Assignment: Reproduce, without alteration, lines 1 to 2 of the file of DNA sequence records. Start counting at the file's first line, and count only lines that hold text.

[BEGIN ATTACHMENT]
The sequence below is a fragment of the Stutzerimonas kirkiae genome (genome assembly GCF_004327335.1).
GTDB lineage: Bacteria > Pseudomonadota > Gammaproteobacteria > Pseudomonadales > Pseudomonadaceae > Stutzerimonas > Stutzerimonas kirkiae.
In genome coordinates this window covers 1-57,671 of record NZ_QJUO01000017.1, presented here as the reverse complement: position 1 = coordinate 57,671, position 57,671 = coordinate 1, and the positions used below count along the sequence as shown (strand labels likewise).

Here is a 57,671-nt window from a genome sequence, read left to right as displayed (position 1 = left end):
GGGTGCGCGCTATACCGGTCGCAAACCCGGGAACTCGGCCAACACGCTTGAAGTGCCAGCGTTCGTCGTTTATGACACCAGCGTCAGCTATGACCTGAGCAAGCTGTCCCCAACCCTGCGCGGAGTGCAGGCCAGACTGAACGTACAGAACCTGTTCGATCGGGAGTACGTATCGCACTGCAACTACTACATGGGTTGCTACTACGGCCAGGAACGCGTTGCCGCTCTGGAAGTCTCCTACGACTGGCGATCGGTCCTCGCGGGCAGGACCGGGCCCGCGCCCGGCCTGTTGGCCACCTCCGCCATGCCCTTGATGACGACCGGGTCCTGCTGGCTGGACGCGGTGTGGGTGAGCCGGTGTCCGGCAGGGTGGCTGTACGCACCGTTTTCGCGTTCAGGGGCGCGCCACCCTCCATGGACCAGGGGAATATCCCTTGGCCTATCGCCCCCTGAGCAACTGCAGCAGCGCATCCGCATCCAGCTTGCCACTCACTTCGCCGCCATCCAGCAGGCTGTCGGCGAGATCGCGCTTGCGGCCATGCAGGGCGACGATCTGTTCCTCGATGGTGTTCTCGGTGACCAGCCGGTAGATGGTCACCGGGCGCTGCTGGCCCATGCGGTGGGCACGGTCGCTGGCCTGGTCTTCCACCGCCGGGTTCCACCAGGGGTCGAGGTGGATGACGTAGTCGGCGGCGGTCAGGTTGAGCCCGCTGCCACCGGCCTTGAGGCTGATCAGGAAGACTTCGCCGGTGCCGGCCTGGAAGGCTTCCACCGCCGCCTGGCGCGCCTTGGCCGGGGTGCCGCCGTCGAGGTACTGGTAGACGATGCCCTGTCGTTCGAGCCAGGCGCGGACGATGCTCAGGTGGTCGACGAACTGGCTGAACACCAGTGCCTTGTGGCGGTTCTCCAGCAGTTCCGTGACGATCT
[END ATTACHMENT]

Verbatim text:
The sequence below is a fragment of the Stutzerimonas kirkiae genome (genome assembly GCF_004327335.1).
GTDB lineage: Bacteria > Pseudomonadota > Gammaproteobacteria > Pseudomonadales > Pseudomonadaceae > Stutzerimonas > Stutzerimonas kirkiae.